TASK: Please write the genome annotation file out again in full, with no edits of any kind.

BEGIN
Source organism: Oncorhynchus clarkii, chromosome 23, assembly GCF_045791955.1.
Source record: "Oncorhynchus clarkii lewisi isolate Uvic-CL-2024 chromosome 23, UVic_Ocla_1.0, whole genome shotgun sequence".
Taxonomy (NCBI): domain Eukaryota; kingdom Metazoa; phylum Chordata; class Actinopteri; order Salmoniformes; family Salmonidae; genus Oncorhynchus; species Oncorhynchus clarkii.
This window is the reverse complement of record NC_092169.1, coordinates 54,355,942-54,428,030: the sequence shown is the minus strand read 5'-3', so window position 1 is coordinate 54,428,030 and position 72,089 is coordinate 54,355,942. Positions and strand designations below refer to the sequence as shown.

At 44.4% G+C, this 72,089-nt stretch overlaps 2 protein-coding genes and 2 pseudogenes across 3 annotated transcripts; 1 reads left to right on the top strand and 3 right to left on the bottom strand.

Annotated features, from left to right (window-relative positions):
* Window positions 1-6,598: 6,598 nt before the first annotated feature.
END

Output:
Source organism: Oncorhynchus clarkii, chromosome 23, assembly GCF_045791955.1.
Source record: "Oncorhynchus clarkii lewisi isolate Uvic-CL-2024 chromosome 23, UVic_Ocla_1.0, whole genome shotgun sequence".
Taxonomy (NCBI): domain Eukaryota; kingdom Metazoa; phylum Chordata; class Actinopteri; order Salmoniformes; family Salmonidae; genus Oncorhynchus; species Oncorhynchus clarkii.
This window is the reverse complement of record NC_092169.1, coordinates 54,355,942-54,428,030: the sequence shown is the minus strand read 5'-3', so window position 1 is coordinate 54,428,030 and position 72,089 is coordinate 54,355,942. Positions and strand designations below refer to the sequence as shown.

At 44.4% G+C, this 72,089-nt stretch overlaps 2 protein-coding genes and 2 pseudogenes across 3 annotated transcripts; 1 reads left to right on the top strand and 3 right to left on the bottom strand.

Annotated features, from left to right (window-relative positions):
* Window positions 1-6,598: 6,598 nt before the first annotated feature.